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Judgment notwithstanding verdict

Judgment notwithstanding the verdict, or J.N.O.V. for short (Lat. Judgment Non Obstante Veredicto) is the practice in American courts whereby the presiding judge in a criminal or civil case may overrule the decision of a jury and reverse or amend their verdict. More often requested in civil cases, this remedy permits the judge to exercise discretion to alter a judgment which cannot stand as a matter of law. A losing attorney's motion for a J.N.O.V. is rarely granted by judges, and only in cases, for example, where a jury awards civil damages that are grossly excessive, grossly inadequate, or wholly unsupportable by law. In criminal cases in the U.S., only the defendant (and not the prosecution) may move for a J.N.O.V.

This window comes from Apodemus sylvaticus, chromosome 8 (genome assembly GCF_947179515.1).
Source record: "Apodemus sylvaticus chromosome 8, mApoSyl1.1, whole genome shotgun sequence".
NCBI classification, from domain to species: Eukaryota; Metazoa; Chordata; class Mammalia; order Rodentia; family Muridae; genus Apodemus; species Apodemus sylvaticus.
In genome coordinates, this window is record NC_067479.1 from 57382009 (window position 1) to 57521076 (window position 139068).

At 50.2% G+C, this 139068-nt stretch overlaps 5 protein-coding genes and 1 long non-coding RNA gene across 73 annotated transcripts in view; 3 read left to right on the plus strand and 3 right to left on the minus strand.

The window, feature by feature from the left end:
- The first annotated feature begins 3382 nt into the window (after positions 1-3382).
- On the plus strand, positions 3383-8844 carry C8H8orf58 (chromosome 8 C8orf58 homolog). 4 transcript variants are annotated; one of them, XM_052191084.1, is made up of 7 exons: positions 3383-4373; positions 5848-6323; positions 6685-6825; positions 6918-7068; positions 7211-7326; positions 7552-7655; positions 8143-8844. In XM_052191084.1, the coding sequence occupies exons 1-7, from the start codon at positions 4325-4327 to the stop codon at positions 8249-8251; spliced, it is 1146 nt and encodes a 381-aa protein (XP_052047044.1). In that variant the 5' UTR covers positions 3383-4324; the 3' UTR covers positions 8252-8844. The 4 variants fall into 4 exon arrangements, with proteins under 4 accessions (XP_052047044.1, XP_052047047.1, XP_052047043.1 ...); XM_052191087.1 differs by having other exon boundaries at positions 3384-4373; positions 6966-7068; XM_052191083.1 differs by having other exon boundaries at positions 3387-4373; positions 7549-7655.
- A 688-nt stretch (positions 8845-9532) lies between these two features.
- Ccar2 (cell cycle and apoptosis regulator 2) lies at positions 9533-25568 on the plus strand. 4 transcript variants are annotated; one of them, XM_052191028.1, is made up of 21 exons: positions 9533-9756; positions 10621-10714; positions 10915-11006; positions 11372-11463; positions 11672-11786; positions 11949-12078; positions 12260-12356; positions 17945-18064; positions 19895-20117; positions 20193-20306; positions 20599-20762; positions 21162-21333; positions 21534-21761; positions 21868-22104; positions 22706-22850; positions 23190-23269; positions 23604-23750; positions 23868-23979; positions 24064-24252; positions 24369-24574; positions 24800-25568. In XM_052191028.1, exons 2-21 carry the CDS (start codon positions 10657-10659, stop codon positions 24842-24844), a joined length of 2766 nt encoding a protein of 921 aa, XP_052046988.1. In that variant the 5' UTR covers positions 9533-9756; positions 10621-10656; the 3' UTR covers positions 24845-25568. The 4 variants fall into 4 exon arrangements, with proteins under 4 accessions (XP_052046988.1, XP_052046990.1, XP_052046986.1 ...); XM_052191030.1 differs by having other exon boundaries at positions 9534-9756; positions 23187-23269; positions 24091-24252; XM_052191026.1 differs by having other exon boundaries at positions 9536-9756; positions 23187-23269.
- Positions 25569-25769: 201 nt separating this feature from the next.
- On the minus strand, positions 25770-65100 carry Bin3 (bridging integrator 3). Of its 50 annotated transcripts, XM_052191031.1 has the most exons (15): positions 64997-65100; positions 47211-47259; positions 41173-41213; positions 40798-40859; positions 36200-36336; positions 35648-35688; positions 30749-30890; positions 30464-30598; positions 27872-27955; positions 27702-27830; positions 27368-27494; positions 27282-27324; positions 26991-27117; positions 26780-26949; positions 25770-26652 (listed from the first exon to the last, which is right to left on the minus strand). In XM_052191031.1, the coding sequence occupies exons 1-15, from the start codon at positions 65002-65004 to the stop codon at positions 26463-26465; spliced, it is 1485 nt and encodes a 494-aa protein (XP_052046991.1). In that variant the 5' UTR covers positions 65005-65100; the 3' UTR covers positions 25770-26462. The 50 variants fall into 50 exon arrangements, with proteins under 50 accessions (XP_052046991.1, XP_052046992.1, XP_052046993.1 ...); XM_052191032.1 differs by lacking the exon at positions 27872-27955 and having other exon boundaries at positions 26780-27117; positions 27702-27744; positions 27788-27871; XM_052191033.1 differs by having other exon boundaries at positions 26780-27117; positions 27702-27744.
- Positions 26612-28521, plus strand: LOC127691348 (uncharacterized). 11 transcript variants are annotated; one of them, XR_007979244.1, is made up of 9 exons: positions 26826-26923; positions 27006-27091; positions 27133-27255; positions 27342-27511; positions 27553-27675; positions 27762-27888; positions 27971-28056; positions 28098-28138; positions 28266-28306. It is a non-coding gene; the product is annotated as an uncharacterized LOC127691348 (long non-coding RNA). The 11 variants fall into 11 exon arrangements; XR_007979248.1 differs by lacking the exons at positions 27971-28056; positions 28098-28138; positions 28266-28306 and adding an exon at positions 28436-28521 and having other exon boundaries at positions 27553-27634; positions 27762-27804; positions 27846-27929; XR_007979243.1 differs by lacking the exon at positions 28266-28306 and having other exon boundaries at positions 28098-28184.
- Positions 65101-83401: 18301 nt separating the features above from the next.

See the Seventh Amendment to the United States Constitution which provides that no fact tried by a jury, shall be otherwise re-examined in any Court of the United States, than according to the rules of the common law. This amendment, part of the Bill of Rights, was adopted in reaction to the practice of the British colonial courts which would often overrule verdicts handed up by colonial jurymen.



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